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Environmental Control and Life Support (ECLS) Systems

Living reference work entry
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Abstract

Environmental control and life support (ECLS) systems provide the conditions necessary to maintain astronaut's health during a mission. They have been a part of every human-rated vehicle from Mercury onward, from carbon dioxide scrubbers and drink bags, to sophisticated air and water recovery technologies. In order to enable human exploration beyond low Earth orbit for an extended time, such as a mission to Mars, closed-loop life support, the continuous use, reuse, and recycling of air, water, and waste will be necessary. This chapter provides a brief history of air revitalization, wastewater, and solid waste recovery systems from the early spaceflight era to the present, potential technologies in development to facilitate further loop closure, and considerations for future life support system development in support of exploration.

Keywords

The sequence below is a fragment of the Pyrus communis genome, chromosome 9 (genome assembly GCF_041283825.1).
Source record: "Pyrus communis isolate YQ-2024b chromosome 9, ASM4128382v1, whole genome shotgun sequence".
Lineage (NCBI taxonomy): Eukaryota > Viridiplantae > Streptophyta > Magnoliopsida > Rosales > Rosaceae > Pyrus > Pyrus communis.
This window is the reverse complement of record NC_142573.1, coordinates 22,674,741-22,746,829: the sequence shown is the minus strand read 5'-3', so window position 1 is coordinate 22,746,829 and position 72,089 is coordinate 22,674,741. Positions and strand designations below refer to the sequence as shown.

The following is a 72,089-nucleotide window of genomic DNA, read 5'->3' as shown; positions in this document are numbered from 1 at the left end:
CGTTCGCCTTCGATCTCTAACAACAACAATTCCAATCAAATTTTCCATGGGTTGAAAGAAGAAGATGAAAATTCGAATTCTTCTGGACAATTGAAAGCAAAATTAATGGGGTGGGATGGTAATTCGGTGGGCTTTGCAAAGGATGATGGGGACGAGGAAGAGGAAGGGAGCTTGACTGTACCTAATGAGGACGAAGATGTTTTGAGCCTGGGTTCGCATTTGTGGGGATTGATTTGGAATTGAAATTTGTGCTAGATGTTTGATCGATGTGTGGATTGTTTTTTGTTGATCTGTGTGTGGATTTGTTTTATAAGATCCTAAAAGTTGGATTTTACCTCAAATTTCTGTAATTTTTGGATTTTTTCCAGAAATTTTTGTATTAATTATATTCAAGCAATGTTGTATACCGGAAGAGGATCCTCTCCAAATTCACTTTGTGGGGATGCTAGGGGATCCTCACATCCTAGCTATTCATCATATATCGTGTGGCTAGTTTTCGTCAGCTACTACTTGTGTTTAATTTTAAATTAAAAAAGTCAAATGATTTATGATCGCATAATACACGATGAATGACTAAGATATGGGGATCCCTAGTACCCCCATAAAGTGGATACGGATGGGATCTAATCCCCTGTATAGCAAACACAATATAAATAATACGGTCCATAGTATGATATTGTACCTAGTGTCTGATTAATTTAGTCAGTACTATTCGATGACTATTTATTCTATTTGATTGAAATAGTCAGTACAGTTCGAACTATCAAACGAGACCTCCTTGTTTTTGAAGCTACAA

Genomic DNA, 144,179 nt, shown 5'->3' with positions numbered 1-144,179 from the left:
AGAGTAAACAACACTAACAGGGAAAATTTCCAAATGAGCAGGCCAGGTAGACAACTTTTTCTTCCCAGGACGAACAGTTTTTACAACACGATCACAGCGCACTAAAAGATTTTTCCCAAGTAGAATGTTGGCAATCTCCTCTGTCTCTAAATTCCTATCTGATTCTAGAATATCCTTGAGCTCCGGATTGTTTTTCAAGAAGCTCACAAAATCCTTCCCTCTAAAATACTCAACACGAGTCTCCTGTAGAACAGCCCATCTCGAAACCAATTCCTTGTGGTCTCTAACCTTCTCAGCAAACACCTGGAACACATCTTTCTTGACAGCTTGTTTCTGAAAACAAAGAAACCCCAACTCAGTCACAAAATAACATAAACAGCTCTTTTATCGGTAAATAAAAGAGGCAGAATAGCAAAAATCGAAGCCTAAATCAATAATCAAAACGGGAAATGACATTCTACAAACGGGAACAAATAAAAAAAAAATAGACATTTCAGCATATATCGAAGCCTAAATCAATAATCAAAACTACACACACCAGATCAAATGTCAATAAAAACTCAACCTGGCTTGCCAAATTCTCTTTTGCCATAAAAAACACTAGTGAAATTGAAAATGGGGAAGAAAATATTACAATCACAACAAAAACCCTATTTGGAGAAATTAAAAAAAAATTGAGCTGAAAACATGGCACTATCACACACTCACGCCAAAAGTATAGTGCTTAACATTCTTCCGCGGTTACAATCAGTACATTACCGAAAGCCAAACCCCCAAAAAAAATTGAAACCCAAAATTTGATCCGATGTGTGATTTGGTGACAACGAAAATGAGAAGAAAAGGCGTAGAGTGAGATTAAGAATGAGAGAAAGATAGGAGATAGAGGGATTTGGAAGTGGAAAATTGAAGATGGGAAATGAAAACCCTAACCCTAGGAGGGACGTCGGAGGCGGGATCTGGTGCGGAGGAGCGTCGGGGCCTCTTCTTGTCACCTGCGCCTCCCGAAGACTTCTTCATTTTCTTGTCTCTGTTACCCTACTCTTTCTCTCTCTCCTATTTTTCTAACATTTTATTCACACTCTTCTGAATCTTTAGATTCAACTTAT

Life support Air revitalization Water recovery Solid waste Loop closure Spacecraft 

Notes

Acknowledgments

I would like to thank Molly Anderson and Dr. John Graf for their review of this manuscript. Any valuable insights are theirs; any errors in this chapter are mine. I would also like to thank the numerous technicians, engineers, and scientists who have designed, tested, and implemented life support technologies on earth and in orbit over the last five decades. The challenges and lessons learned from their efforts will enable human exploration of the solar system in the years to come.

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Authors and Affiliations

  1. 1.NASA Johnson Space CenterHoustonUSA

Section editors and affiliations

  • Leticia Vega
    • 1
  1. 1.NASA Johnson Space CenterHouston, TXUSA

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